Vietnam is well known as one of the best foodie destination in Southeast Asia, the food is fresh, flavorful and very healthy. Each Vietnamese dish has a distinctive flavor that reflects one or more of their common ingredients including fish sauce, soy sauce, shrimp paste, fresh herbs, lemongrass, ginger, mint, coriander, bird’s eye chili, and lime. Traditional Vietnamese cooking is greatly admired for its smart use of fresh ingredients, commentary textures, reliance on herbs and vegetables, and minimal use of dairy and oil. With the balance between fresh herbs, meats and a selective use of spices to reach a fine taste, I would like to introduce six best Vietnamese dishes.


The first dishes that comes to mind when thinking of Vietnamese dishes is Pho (noodle soup), which is even said Vietnam’s most famous dish. Vietnamese traditionally eat Pho in the morning, but it is now “any time” meal. Pho refers to the flat white rice flour noodles than the name of the soup, and it comes in two varieties – beef or chicken. The secret of a good Pho is the quality of the broth; a good Pho shop boils cow bones for all night long to make sure the broth boasts its natural sweet. Brought into Hanoi from Nam Dinh province since the early 20th century, Pho is today available everywhere in the world. But in fact, I think that the Hanoian context makes it a magical and unique place to have this soup.



The second best Vietnamese dish is Bun Cha, which is my favourite lunch. The dish boasts a cent of herbs and barbecued pork, of fat but of quality fat, appetizing despite the obvious heat. All of that over the smell of wood charcoal, which reminded me of something I can’t quite place. Bun Cha consists of succulent barbecued pork submerged in a bowl of dipping sauce, which is added with chopped carrots and green papaya, it is served with rice noodles and a small basket of fresh herds including lattice and perilla (shiso) leaves on side.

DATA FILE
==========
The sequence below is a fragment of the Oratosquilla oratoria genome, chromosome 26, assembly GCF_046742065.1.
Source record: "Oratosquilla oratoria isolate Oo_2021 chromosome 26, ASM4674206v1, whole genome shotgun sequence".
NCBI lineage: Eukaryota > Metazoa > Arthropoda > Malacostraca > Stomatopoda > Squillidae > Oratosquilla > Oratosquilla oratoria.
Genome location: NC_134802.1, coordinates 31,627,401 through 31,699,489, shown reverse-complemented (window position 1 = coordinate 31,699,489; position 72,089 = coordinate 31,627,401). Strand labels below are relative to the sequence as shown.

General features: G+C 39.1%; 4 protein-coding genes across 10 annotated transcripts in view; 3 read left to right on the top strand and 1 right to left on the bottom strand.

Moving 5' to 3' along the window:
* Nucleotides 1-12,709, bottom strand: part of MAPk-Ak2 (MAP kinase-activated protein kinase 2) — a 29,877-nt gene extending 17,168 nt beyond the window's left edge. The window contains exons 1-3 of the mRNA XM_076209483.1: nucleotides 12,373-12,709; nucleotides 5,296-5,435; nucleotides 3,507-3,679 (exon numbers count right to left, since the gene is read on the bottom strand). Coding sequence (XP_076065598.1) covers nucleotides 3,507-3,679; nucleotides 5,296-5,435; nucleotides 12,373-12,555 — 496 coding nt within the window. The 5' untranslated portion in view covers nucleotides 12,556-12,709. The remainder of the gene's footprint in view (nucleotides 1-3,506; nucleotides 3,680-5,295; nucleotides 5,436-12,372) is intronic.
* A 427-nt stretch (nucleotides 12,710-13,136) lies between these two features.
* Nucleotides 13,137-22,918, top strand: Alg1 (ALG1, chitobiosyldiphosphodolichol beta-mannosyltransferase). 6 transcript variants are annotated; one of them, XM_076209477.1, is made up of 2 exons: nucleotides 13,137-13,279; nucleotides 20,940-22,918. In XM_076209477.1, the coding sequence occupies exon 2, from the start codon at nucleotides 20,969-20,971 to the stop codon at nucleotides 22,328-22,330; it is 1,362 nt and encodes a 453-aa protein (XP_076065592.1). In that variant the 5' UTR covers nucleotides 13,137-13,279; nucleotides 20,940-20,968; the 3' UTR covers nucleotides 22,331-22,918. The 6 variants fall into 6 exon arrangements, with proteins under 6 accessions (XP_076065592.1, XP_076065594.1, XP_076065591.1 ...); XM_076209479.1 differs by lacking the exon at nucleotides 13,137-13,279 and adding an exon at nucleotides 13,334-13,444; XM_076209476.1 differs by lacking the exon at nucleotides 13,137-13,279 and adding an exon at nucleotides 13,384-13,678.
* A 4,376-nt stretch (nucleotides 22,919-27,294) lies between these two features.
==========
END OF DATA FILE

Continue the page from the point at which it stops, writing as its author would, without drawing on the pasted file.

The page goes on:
Then if you are salad people, Goi - a famous French fusion dish will make you surprise with its taste. Goi is Vietnamese term for salad, but doesn’t usually involve any lettuce. The dish can be a pile of thinly slices green papaya, green mango, lotus root, cabbage or pomelo. Goi Ngo Sen (lotus root salad) is my favorite Vietnamese salad, which includes lotus root, boiled pork and prawn, crushed peanuts, pickled carrots, cilantro and all dressed with a light mixed fish sauce.



Banh xeo, the crispy pancake named after the sizzling sound it makes on the hot pan, is known for its combination of tastes and textures. This eye catching Vietnamese pancake is made of the combination of rice flour, coconut cream, turmeric, and it is stuffed with beansprouts, prawns, pork, then self-wrapped in herbs and dry rice paper sheets.



The fifth dish is “goi cuon” or salad rolls or fresh spring rolls, which should be distinguished from the fried spring rolls. The translucent cigar-shaped rolls are packed with rice noodles, prawn, pork and green herbs. The dish is served with a bowl of “nuoc tuong” or green bean sauce, which is topped with some crushed peanut.



Of cause, Nem Ran (fried spring roll) is next on our list. Nem ran is a popular dish in Vietnamese family home meal and to be eaten with steamed rice, though is usually served as an appetizer in America and Europe where there are large Vietnamese communities. Ingredients that make nem ran is commonly seasoned ground pork, mushrooms, and dice vegetables such as kohlrabi, carrots and jicama, rolled up in a sheet of moist rice paper. Those ingredients are no fixed, pork can also be replaced by crab, shrimp or chicken. The “nem” is then deep fried until the rice paper coat turns crispy with golden brown. It is important to dip nem ran into a bowl of light nuoc mam (fish sauce) when you it, as it will enrich the taste.



If you love the Vietnamese food as much as we do, book your Hanoi Street Food Tour and sample more dilicious dishes on the streets of Hanoi.


Buffalo Joe